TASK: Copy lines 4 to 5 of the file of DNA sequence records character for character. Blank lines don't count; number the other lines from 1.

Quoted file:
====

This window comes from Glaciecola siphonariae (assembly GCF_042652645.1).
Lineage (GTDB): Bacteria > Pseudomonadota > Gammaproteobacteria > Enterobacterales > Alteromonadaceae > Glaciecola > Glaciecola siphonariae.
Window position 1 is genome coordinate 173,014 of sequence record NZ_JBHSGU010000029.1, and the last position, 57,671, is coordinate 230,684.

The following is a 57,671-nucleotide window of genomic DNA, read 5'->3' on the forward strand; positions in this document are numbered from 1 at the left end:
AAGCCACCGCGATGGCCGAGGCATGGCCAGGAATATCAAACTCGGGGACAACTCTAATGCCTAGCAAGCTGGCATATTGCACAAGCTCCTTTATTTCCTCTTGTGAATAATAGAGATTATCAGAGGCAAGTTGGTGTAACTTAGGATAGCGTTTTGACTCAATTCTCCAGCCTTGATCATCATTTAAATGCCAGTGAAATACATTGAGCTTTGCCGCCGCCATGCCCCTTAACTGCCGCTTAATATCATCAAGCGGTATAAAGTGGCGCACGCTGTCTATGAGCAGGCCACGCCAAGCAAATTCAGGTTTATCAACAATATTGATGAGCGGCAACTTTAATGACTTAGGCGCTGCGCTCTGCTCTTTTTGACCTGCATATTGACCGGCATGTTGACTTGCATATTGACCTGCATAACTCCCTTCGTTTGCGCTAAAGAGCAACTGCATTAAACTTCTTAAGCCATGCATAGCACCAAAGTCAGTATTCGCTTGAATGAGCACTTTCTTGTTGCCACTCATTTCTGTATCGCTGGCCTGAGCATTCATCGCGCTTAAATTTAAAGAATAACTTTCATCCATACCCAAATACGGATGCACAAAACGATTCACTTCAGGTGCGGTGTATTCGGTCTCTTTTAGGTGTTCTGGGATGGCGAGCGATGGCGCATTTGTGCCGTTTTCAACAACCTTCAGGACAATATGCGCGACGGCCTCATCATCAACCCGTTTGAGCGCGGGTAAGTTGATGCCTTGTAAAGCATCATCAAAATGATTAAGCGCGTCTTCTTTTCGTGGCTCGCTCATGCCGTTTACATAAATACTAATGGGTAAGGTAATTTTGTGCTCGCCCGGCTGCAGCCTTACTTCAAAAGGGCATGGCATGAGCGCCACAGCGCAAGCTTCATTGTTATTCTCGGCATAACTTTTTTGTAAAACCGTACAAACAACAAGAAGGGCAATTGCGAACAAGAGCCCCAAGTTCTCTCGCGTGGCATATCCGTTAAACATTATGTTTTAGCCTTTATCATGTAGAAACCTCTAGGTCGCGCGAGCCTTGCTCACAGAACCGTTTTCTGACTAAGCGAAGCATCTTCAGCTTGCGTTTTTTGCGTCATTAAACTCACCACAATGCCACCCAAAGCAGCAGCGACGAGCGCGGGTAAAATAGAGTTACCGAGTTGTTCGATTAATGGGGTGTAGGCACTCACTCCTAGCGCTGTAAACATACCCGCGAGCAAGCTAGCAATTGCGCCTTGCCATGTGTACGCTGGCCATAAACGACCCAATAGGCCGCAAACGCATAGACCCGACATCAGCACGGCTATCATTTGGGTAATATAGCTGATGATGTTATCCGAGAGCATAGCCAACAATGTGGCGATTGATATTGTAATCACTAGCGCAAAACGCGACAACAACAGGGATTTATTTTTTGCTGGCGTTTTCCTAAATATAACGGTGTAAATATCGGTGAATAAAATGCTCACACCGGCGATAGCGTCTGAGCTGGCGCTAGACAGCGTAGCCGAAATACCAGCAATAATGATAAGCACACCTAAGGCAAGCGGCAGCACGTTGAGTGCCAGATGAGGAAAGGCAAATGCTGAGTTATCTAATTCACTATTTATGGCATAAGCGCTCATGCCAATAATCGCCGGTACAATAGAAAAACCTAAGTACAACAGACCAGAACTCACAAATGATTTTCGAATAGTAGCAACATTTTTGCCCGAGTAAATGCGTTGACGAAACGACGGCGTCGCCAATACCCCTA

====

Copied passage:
The following is a 57,671-nucleotide window of genomic DNA, read 5'->3' on the forward strand; positions in this document are numbered from 1 at the left end:
AAGCCACCGCGATGGCCGAGGCATGGCCAGGAATATCAAACTCGGGGACAACTCTAATGCCTAGCAAGCTGGCATATTGCACAAGCTCCTTTATTTCCTCTTGTGAATAATAGAGATTATCAGAGGCAAGTTGGTGTAACTTAGGATAGCGTTTTGACTCAATTCTCCAGCCTTGATCATCATTTAAATGCCAGTGAAATACATTGAGCTTTGCCGCCGCCATGCCCCTTAACTGCCGCTTAATATCATCAAGCGGTATAAAGTGGCGCACGCTGTCTATGAGCAGGCCACGCCAAGCAAATTCAGGTTTATCAACAATATTGATGAGCGGCAACTTTAATGACTTAGGCGCTGCGCTCTGCTCTTTTTGACCTGCATATTGACCGGCATGTTGACTTGCATATTGACCTGCATAACTCCCTTCGTTTGCGCTAAAGAGCAACTGCATTAAACTTCTTAAGCCATGCATAGCACCAAAGTCAGTATTCGCTTGAATGAGCACTTTCTTGTTGCCACTCATTTCTGTATCGCTGGCCTGAGCATTCATCGCGCTTAAATTTAAAGAATAACTTTCATCCATACCCAAATACGGATGCACAAAACGATTCACTTCAGGTGCGGTGTATTCGGTCTCTTTTAGGTGTTCTGGGATGGCGAGCGATGGCGCATTTGTGCCGTTTTCAACAACCTTCAGGACAATATGCGCGACGGCCTCATCATCAACCCGTTTGAGCGCGGGTAAGTTGATGCCTTGTAAAGCATCATCAAAATGATTAAGCGCGTCTTCTTTTCGTGGCTCGCTCATGCCGTTTACATAAATACTAATGGGTAAGGTAATTTTGTGCTCGCCCGGCTGCAGCCTTACTTCAAAAGGGCATGGCATGAGCGCCACAGCGCAAGCTTCATTGTTATTCTCGGCATAACTTTTTTGTAAAACCGTACAAACAACAAGAAGGGCAATTGCGAACAAGAGCCCCAAGTTCTCTCGCGTGGCATATCCGTTAAACATTATGTTTTAGCCTTTATCATGTAGAAACCTCTAGGTCGCGCGAGCCTTGCTCACAGAACCGTTTTCTGACTAAGCGAAGCATCTTCAGCTTGCGTTTTTTGCGTCATTAAACTCACCACAATGCCACCCAAAGCAGCAGCGACGAGCGCGGGTAAAATAGAGTTACCGAGTTGTTCGATTAATGGGGTGTAGGCACTCACTCCTAGCGCTGTAAACATACCCGCGAGCAAGCTAGCAATTGCGCCTTGCCATGTGTACGCTGGCCATAAACGACCCAATAGGCCGCAAACGCATAGACCCGACATCAGCACGGCTATCATTTGGGTAATATAGCTGATGATGTTATCCGAGAGCATAGCCAACAATGTGGCGATTGATATTGTAATCACTAGCGCAAAACGCGACAACAACAGGGATTTATTTTTTGCTGGCGTTTTCCTAAATATAACGGTGTAAATATCGGTGAATAAAATGCTCACACCGGCGATAGCGTCTGAGCTGGCGCTAGACAGCGTAGCCGAAATACCAGCAATAATGATAAGCACACCTAAGGCAAGCGGCAGCACGTTGAGTGCCAGATGAGGAAAGGCAAATGCTGAGTTATCTAATTCACTATTTATGGCATAAGCGCTCATGCCAATAATCGCCGGTACAATAGAAAAACCTAAGTACAACAGACCAGAACTCACAAATGATTTTCGAATAGTAGCAACATTTTTGCCCGAGTAAATGCGTTGACGAAACGACGGCGTCGCCAATACCCCTA